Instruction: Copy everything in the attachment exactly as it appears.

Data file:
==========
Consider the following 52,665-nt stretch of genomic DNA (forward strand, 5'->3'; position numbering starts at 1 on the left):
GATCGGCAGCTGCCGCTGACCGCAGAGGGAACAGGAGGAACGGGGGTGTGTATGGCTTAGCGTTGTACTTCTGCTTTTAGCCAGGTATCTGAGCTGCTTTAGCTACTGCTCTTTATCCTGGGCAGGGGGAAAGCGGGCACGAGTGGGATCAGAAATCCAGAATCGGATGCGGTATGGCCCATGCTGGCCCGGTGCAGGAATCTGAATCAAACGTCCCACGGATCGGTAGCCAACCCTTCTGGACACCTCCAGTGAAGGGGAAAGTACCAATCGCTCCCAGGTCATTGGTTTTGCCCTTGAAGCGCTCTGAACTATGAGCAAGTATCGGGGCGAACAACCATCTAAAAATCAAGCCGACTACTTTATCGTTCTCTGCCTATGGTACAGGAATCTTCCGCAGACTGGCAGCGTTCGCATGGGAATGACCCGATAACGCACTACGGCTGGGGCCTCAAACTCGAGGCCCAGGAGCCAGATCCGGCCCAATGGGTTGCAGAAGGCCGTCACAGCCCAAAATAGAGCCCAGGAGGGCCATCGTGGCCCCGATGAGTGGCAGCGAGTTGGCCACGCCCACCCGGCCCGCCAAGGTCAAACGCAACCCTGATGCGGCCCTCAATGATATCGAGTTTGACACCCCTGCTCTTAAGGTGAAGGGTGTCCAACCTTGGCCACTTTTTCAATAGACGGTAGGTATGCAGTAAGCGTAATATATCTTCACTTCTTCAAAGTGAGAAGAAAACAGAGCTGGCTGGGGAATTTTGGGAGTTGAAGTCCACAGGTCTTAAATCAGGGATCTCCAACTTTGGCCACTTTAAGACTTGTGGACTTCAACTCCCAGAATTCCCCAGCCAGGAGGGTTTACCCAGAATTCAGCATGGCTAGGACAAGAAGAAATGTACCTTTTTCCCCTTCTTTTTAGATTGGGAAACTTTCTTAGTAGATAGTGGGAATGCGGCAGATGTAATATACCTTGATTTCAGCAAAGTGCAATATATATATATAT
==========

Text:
Consider the following 52,665-nt stretch of genomic DNA (forward strand, 5'->3'; position numbering starts at 1 on the left):
GATCGGCAGCTGCCGCTGACCGCAGAGGGAACAGGAGGAACGGGGGTGTGTATGGCTTAGCGTTGTACTTCTGCTTTTAGCCAGGTATCTGAGCTGCTTTAGCTACTGCTCTTTATCCTGGGCAGGGGGAAAGCGGGCACGAGTGGGATCAGAAATCCAGAATCGGATGCGGTATGGCCCATGCTGGCCCGGTGCAGGAATCTGAATCAAACGTCCCACGGATCGGTAGCCAACCCTTCTGGACACCTCCAGTGAAGGGGAAAGTACCAATCGCTCCCAGGTCATTGGTTTTGCCCTTGAAGCGCTCTGAACTATGAGCAAGTATCGGGGCGAACAACCATCTAAAAATCAAGCCGACTACTTTATCGTTCTCTGCCTATGGTACAGGAATCTTCCGCAGACTGGCAGCGTTCGCATGGGAATGACCCGATAACGCACTACGGCTGGGGCCTCAAACTCGAGGCCCAGGAGCCAGATCCGGCCCAATGGGTTGCAGAAGGCCGTCACAGCCCAAAATAGAGCCCAGGAGGGCCATCGTGGCCCCGATGAGTGGCAGCGAGTTGGCCACGCCCACCCGGCCCGCCAAGGTCAAACGCAACCCTGATGCGGCCCTCAATGATATCGAGTTTGACACCCCTGCTCTTAAGGTGAAGGGTGTCCAACCTTGGCCACTTTTTCAATAGACGGTAGGTATGCAGTAAGCGTAATATATCTTCACTTCTTCAAAGTGAGAAGAAAACAGAGCTGGCTGGGGAATTTTGGGAGTTGAAGTCCACAGGTCTTAAATCAGGGATCTCCAACTTTGGCCACTTTAAGACTTGTGGACTTCAACTCCCAGAATTCCCCAGCCAGGAGGGTTTACCCAGAATTCAGCATGGCTAGGACAAGAAGAAATGTACCTTTTTCCCCTTCTTTTTAGATTGGGAAACTTTCTTAGTAGATAGTGGGAATGCGGCAGATGTAATATACCTTGATTTCAGCAAAGTGCAATATATATATATAT